Intervet Norbio

Bergen, Norway

Intervet Norbio

Bergen, Norway
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Karlsen M.,University of Bergen | Yousaf M.N.,Bodo University College | Villoing S.,Intervet Norbio | Nylund A.,University of Bergen
Archives of Virology | Year: 2010

Salmonid alphavirus (SAV) is the most divergent member of the family Togaviridae and constitutes a threat to farming of salmonid fish in Europe. Here, we report cloning, expression and preliminary functional analysis of the capsid protein of SAV, confirming it to be expressed as an approximately 31-kDa protein in infected cells. The protein localizes strictly to the cytoplasm in Chinook salmon embryo cells, and either to the nucleus or cytoplasm in bluegill fry cells. An expression study of full-length and different truncated versions of the SAV capsid fused to the enhanced green fluorescent protein demonstrated that the localization is independent of other viral components in both cell lines, and controlled by the N-terminal 82 aa, which include a conserved, predicted helix and a downstream positively charged region. Thus, the results suggest that the SAV capsid possesses a cell-type-dependent potential for nuclear import and export. Moreover, the SAV capsid and its N-terminal 82 aa were shown to be associated with inhibition of cellular proliferation, a hallmark of the cytopathic effect caused by SAV. These results highlight that the SAV capsid is a multifunctional protein with possible importance for pathogenesis. © 2010 Springer-Verlag.

Karlsen M.,University of Bergen | Villoing S.,Intervet Norbio | Ottem K.F.,University of Bergen | Nylund A.,University of Bergen
BMC Research Notes | Year: 2010

Background. Salmonid alphavirus (SAV) is a widespread pathogen in European aquaculture of salmonid fish. Distinct viral subtypes have been suggested based on sequence comparisons and some of these have different geographical distributions. In Norway, only SAV subtype 3 have so far been identified. Little is known about viral mechanisms important for pathogenesis and transmission. Tools for detailed exploration of SAV genomes are therefore needed. Results. Infectious cDNA clones in which a genome of subtype 3 SAV is under the control of a CMV promoter were constructed. The clones were designed to express proteins that are putatively identical to those previously reported for the SAVH20/03 strain. A polyclonal antiserum was raised against a part of the E2 glycoprotein in order to detect expression of the subgenomic open reading frame (ORF) encoding structural viral proteins. Transfection of the cDNA clone revealed the expression of the E2 protein by IFAT, and in serial passages of the supernatant the presence of infectious recombinant virus was confirmed through RT-PCR, IFAT and the development of a cytopathic effect similar to that seen during infection with wild type SAV. Confirmation that the recovered virus originated from the infectious plasmid was done by sequence identification of an introduced genetic tag. The recombinant virus was infectious also when an additional ORF encoding an EGFP reporter gene under the control of a second subgenomic alphavirus promoter was added. Finally, we used the system to study the effect of selected point mutations on infectivity in Chinook salmon embryo cells. While introduced mutations in nsP2197, nsP3263and nsP3 323severely reduced infectivity, a serine to proline mutation in E2206appeared to enhance the virus titer production. Conclusion. We have constructed infectious clones for SAV based on a subtype 3 genome. The clones may serve as a platform for further functional studies. © 2010 Karlsen et al; licensee BioMed Central Ltd.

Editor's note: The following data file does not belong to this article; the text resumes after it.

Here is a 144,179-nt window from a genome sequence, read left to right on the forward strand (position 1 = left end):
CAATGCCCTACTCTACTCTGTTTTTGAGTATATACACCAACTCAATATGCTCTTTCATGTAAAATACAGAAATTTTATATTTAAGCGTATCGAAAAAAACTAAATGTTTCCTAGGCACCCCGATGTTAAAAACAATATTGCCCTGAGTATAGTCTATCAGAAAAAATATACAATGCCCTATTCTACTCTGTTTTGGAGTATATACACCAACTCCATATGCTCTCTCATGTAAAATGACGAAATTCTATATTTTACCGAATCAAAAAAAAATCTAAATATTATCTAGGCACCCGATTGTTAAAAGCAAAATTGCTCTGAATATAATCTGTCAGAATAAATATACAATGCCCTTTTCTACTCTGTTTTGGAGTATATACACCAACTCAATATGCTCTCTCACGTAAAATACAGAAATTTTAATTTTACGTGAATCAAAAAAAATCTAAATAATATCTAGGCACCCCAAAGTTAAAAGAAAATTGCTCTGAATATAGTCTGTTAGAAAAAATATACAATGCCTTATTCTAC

Strandskog G.,University of Tromsø | Villoing S.,Intervet Norbio | Iliev D.B.,University of Tromsø | Thim H.L.,University of Tromsø | And 2 more authors.
Developmental and Comparative Immunology | Year: 2011

Both CpG oligodeoxynucleotides and double-stranded RNA (poly I:C) have documented effects as treatments against several viral diseases in fish. However, as stand-alone treatments their effects have been modest. We have tested here whether CpG and poly I:C, alone or in combination induce protection against Salmonid Alphavirus (SAV), the causative agent of pancreas disease in Atlantic salmon. Our results revealed a significant reduction of viraemia 2 weeks after ip injection of the combined treatment and 1 week after challenge with SAV subtype 3, followed by reduced SAV induced heart pathology 3 weeks later. The SAV titers in blood samples from the combination group were lower as compared to single treatments with either CpG or poly I:C. Surprisingly, reduced SAV levels could also be found in fish as long as 7 weeks after receiving the combination treatment. The expression of IFNγ and to a lesser extent IFNa and Mx was up-regulated in head kidney and spleen 5 days after the fish had been treated with CpG and poly I:C. Furthermore, the complement factor C4 was depleted in serum 8 weeks post treatment, suggesting complement activation leading to C4 consumption. We hypothesize that the CpG/poly I:C-induced protection against SAV3 is mediated by mechanisms involving type I and type II IFN induced antiviral activity and complement mediated protective responses. © 2011 Elsevier Ltd.

Metz S.W.,Wageningen University | Feenstra F.,Wageningen University | Villoing S.,Intervet Norbio | van Hulten M.C.,Intervet International BV | And 4 more authors.
PLoS ONE | Year: 2011